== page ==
April 2017 · Africa

Upcoming feature: ETHIOPIA - Mines, Petroleum and Natural Gas

Interview with H.E. Mr. Motuma Mekassa, Ministry of Mines, Petroleum and Natural Gas, Ethiopia

Prisma Reports (PR): How can the vision of the government – to transform the economy from agrarian-led to export led - translate to the industrialization of the country, especially considering the potential offered by the mining sector?

H.E. Mr. Motuma Mekassa (H.E.M.M.): Our government’s vision is clear. It seems very ambitious but we purposely made it ambitious. The development of this country is backwards; especially when compared to other countries, we are late to develop. Therefore, to make our vision a reality we have to run, speedily. That is why our plan is very ambitious. In fact, for the last 14 years, our economy has developed by double-digits, which is very significant for a small country without oil and with such traditional farming practices. We have achieved a lot, especially in the last 14 years. Now, we are in GTPII, the growth and transformation plan, which was previously GTPI, a five-year plan. Previously we had ADLI, Agricultural Development Led Industrialization, but the point now is how can we go from agriculture to industrialization. This is very important because our farming practices are based on individual farmers and small plots. This the way we are farming. In fact, the agriculture is the backbone of our economy and it is coming from small individual farmers.

Our vision is that we cannot continue the same way as we are progressing now. We have to transform our economy and go for the industrialization. One of the reasons is that we cannot expand the amount of land being cultivated, because the farming population size is increasing. The same plot of land will be shared for two, three people. The solution is to go for industrialization. Focusing on this ADLI is one of the major issues we have.

Therefore, in this case we are trying to change the agriculture issue. We have achieved a lot in the production of agriculture. We cannot continue having these smallholder farmers forever. This is why we are going for that change, and nowadays we are focusing on single manufacturer industries; that is why we are trying to establish industrial parks in different areas of the country. This is one of the areas in which we can make the industry grow. Gradually, we will reduce the agricultural share in the economy and increase the industrial one.

Concerning all the mining in this area, we have many mineral resources but we still have not identified all that we have in this country, the untapped potential. We are trying to identify all the resources. We are doing work in the mining part of the gold area; some are in exploration to discover the potential; few are on the development level. Our aim is the mining, first.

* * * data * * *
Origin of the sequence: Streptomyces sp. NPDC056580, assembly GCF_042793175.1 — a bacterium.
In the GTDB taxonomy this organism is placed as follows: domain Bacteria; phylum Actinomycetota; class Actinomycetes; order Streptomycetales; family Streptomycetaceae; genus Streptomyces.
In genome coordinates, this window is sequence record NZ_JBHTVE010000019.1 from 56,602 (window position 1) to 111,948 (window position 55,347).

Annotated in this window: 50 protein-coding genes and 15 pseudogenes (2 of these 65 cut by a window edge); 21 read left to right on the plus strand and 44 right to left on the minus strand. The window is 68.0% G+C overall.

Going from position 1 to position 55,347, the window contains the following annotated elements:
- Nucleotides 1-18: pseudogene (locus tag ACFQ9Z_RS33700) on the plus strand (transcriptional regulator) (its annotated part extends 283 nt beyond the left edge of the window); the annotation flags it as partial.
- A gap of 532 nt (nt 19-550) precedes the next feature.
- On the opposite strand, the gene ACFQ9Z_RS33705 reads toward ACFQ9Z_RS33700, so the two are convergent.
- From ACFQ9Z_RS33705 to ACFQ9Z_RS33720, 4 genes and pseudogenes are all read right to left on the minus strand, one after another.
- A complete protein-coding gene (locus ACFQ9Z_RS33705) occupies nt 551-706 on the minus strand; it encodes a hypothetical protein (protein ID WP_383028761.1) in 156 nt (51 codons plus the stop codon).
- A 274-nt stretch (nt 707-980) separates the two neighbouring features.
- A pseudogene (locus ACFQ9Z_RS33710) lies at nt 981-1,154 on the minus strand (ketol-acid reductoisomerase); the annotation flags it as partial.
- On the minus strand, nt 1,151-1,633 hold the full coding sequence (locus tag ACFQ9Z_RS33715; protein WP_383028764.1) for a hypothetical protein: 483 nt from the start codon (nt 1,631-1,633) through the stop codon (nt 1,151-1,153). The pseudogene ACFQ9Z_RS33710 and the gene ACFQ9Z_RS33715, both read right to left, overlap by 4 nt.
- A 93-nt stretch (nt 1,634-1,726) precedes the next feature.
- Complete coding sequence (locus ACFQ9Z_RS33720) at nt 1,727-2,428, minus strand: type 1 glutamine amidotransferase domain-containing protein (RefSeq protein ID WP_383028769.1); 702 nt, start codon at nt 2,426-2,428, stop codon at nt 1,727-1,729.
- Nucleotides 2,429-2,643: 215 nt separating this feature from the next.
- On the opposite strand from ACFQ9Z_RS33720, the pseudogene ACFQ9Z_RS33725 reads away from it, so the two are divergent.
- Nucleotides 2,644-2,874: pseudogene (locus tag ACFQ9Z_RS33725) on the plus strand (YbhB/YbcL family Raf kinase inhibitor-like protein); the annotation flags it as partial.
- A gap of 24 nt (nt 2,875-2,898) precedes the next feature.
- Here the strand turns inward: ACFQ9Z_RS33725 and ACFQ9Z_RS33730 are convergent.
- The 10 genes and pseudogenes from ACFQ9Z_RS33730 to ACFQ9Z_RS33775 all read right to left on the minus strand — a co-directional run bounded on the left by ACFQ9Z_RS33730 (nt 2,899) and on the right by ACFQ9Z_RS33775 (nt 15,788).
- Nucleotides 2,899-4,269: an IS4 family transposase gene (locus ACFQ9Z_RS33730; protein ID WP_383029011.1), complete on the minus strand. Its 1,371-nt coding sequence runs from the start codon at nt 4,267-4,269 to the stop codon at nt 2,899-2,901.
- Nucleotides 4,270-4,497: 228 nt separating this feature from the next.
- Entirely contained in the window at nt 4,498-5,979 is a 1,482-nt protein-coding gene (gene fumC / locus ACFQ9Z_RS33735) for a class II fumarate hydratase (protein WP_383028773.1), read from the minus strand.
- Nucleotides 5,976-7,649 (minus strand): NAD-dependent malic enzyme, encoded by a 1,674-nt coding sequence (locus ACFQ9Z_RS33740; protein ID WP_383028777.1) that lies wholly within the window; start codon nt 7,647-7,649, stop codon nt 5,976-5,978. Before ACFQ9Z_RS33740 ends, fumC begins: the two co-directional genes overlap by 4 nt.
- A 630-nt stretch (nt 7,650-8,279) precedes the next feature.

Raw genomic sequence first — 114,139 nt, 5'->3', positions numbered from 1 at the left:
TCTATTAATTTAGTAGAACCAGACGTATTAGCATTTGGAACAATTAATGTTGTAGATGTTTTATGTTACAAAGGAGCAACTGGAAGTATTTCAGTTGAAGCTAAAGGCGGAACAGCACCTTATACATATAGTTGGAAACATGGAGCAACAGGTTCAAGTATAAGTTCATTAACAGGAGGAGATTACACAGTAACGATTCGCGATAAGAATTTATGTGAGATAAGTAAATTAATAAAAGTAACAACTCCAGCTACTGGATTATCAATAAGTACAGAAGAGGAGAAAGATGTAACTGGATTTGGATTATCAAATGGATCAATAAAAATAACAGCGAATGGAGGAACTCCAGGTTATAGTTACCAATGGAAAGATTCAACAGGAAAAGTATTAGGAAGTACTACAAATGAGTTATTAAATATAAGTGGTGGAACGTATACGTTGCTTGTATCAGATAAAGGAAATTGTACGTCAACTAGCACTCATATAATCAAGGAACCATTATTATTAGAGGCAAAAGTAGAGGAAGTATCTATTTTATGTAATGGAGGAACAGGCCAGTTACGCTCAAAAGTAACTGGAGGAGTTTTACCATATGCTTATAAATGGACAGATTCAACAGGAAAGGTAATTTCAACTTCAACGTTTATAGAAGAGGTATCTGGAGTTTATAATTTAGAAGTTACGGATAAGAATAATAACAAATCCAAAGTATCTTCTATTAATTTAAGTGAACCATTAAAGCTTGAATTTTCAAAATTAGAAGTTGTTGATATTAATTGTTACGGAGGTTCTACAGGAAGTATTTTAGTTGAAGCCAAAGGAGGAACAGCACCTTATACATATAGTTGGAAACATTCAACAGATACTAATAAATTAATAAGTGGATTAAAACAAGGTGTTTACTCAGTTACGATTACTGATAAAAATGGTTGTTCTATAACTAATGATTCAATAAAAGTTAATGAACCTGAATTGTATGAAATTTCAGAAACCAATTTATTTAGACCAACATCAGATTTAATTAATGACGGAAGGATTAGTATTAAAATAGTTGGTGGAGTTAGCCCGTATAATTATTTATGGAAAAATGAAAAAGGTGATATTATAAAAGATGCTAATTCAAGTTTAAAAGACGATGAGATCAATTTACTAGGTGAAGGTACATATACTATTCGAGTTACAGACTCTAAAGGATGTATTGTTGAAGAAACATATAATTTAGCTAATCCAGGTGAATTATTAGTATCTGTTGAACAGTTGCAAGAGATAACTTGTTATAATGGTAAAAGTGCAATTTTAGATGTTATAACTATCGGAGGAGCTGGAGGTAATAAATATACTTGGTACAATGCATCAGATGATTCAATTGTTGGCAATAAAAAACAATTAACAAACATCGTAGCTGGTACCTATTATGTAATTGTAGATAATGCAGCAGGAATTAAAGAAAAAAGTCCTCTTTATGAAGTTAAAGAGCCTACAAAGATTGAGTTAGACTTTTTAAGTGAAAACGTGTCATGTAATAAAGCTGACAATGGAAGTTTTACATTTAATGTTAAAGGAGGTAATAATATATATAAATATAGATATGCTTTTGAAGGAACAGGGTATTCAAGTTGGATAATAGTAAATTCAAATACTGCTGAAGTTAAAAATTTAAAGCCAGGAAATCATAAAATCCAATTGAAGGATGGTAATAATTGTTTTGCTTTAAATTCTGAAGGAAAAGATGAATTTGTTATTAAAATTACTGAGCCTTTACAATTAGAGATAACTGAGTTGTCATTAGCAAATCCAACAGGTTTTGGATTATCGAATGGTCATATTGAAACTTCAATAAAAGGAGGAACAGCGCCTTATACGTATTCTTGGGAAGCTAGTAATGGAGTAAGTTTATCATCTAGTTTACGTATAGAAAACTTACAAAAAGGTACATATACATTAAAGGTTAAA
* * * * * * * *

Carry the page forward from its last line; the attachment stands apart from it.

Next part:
One of the issues that we have now is the lack of foreign exchange. The country started so many mega projects like railways, roads, industrial parks, and they are only consuming money at this stage, national and foreign currencies. They have not started to generate revenues yet, such as sugar and other projects. The intention was to export the sugar products abroad to bring the foreign currencies from there. We have not started yet; we are still in the process of building. There are lots of constructions, all consuming a lot of money. Maybe in one, two years’ time, these projects can start to generate money and, then the country may be in a better position to solve the critical shortage of foreign currency.

Therefore, mining is one of the areas in which we have to focus to generate foreign currency, from gold and other precious stones that we export. That is why the government is focusing on the mining sector and, in fact, our plan is to make mining contribute with 10% of the foreign currency generation by 2025. Currently, it is at about 1.5%, so the plan is ambitious but if we can work hard, develop this potential that we have, we can achieve this target.

In the mining areas, we have big companies working in exploration and development, mostly on the exploration phase. We are working with all international companies, not only with Chinese but also with Western companies, including the American. Now, for example, we are working a lot with Canadian companies in different areas, potash and gold mining, and we also have a big American company, Newmont Gold Mine, which is trying to start their exploration.